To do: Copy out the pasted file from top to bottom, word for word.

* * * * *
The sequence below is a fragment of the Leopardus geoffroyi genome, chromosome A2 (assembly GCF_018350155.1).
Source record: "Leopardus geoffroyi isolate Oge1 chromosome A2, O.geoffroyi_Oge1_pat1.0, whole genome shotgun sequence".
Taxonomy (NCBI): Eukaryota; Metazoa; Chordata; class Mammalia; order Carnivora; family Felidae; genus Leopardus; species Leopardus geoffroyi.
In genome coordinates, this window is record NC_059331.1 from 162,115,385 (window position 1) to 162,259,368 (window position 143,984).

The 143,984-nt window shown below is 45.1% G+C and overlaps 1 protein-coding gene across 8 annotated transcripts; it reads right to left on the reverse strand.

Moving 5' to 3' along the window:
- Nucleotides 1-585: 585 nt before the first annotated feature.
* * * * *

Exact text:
The sequence below is a fragment of the Leopardus geoffroyi genome, chromosome A2 (assembly GCF_018350155.1).
Source record: "Leopardus geoffroyi isolate Oge1 chromosome A2, O.geoffroyi_Oge1_pat1.0, whole genome shotgun sequence".
Taxonomy (NCBI): Eukaryota; Metazoa; Chordata; class Mammalia; order Carnivora; family Felidae; genus Leopardus; species Leopardus geoffroyi.
In genome coordinates, this window is record NC_059331.1 from 162,115,385 (window position 1) to 162,259,368 (window position 143,984).

The 143,984-nt window shown below is 45.1% G+C and overlaps 1 protein-coding gene across 8 annotated transcripts; it reads right to left on the reverse strand.

Moving 5' to 3' along the window:
- Nucleotides 1-585: 585 nt before the first annotated feature.